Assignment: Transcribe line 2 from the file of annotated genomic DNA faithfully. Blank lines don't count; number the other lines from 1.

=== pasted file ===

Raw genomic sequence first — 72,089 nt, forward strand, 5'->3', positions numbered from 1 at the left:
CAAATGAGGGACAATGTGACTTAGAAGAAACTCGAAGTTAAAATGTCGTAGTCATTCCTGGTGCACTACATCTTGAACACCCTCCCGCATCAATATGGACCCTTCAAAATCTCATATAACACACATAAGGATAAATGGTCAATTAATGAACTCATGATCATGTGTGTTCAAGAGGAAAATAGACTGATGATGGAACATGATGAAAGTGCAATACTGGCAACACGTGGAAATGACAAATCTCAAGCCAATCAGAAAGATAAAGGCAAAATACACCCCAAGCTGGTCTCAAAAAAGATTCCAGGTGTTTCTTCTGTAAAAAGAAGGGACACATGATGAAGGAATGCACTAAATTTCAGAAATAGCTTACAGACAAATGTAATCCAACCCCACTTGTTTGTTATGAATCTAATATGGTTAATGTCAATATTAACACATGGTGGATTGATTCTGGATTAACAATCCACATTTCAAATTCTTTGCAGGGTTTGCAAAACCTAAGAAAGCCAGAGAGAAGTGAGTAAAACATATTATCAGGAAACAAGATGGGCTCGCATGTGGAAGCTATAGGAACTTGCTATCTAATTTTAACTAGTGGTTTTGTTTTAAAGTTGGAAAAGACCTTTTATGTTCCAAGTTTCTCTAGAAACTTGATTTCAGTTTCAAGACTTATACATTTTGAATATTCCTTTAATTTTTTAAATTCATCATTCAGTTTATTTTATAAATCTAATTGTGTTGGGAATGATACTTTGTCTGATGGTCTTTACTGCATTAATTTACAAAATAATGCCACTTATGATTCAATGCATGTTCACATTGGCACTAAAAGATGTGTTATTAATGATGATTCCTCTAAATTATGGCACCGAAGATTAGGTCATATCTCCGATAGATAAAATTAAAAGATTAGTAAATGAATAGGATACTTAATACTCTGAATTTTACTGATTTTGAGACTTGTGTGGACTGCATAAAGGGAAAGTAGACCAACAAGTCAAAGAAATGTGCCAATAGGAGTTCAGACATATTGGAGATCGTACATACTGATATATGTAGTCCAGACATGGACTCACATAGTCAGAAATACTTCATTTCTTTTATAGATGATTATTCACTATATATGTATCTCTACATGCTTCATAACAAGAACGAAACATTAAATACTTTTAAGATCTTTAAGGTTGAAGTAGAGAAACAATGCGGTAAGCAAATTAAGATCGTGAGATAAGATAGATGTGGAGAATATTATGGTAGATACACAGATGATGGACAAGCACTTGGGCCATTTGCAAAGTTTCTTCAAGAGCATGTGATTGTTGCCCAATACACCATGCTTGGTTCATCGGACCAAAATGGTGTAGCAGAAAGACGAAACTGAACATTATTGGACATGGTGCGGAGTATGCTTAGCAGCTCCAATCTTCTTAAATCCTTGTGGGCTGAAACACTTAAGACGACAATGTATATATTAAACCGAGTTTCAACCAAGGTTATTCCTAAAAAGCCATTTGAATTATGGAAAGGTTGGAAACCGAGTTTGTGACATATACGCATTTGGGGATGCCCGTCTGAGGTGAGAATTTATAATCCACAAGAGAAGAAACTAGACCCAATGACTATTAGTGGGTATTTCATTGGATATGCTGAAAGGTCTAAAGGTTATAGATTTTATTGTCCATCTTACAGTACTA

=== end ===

CAAATGAGGGACAATGTGACTTAGAAGAAACTCGAAGTTAAAATGTCGTAGTCATTCCTGGTGCACTACATCTTGAACACCCTCCCGCATCAATATGGACCCTTCAAAATCTCATATAACACACATAAGGATAAATGGTCAATTAATGAACTCATGATCATGTGTGTTCAAGAGGAAAATAGACTGATGATGGAACATGATGAAAGTGCAATACTGGCAACACGTGGAAATGACAAATCTCAAGCCAATCAGAAAGATAAAGGCAAAATACACCCCAAGCTGGTCTCAAAAAAGATTCCAGGTGTTTCTTCTGTAAAAAGAAGGGACACATGATGAAGGAATGCACTAAATTTCAGAAATAGCTTACAGACAAATGTAATCCAACCCCACTTGTTTGTTATGAATCTAATATGGTTAATGTCAATATTAACACATGGTGGATTGATTCTGGATTAACAATCCACATTTCAAATTCTTTGCAGGGTTTGCAAAACCTAAGAAAGCCAGAGAGAAGTGAGTAAAACATATTATCAGGAAACAAGATGGGCTCGCATGTGGAAGCTATAGGAACTTGCTATCTAATTTTAACTAGTGGTTTTGTTTTAAAGTTGGAAAAGACCTTTTATGTTCCAAGTTTCTCTAGAAACTTGATTTCAGTTTCAAGACTTATACATTTTGAATATTCCTTTAATTTTTTAAATTCATCATTCAGTTTATTTTATAAATCTAATTGTGTTGGGAATGATACTTTGTCTGATGGTCTTTACTGCATTAATTTACAAAATAATGCCACTTATGATTCAATGCATGTTCACATTGGCACTAAAAGATGTGTTATTAATGATGATTCCTCTAAATTATGGCACCGAAGATTAGGTCATATCTCCGATAGATAAAATTAAAAGATTAGTAAATGAATAGGATACTTAATACTCTGAATTTTACTGATTTTGAGACTTGTGTGGACTGCATAAAGGGAAAGTAGACCAACAAGTCAAAGAAATGTGCCAATAGGAGTTCAGACATATTGGAGATCGTACATACTGATATATGTAGTCCAGACATGGACTCACATAGTCAGAAATACTTCATTTCTTTTATAGATGATTATTCACTATATATGTATCTCTACATGCTTCATAACAAGAACGAAACATTAAATACTTTTAAGATCTTTAAGGTTGAAGTAGAGAAACAATGCGGTAAGCAAATTAAGATCGTGAGATAAGATAGATGTGGAGAATATTATGGTAGATACACAGATGATGGACAAGCACTTGGGCCATTTGCAAAGTTTCTTCAAGAGCATGTGATTGTTGCCCAATACACCATGCTTGGTTCATCGGACCAAAATGGTGTAGCAGAAAGACGAAACTGAACATTATTGGACATGGTGCGGAGTATGCTTAGCAGCTCCAATCTTCTTAAATCCTTGTGGGCTGAAACACTTAAGACGACAATGTATATATTAAACCGAGTTTCAACCAAGGTTATTCCTAAAAAGCCATTTGAATTATGGAAAGGTTGGAAACCGAGTTTGTGACATATACGCATTTGGGGATGCCCGTCTGAGGTGAGAATTTATAATCCACAAGAGAAGAAACTAGACCCAATGACTATTAGTGGGTATTTCATTGGATATGCTGAAAGGTCTAAAGGTTATAGATTTTATTGTCCATCTTACAGTACTA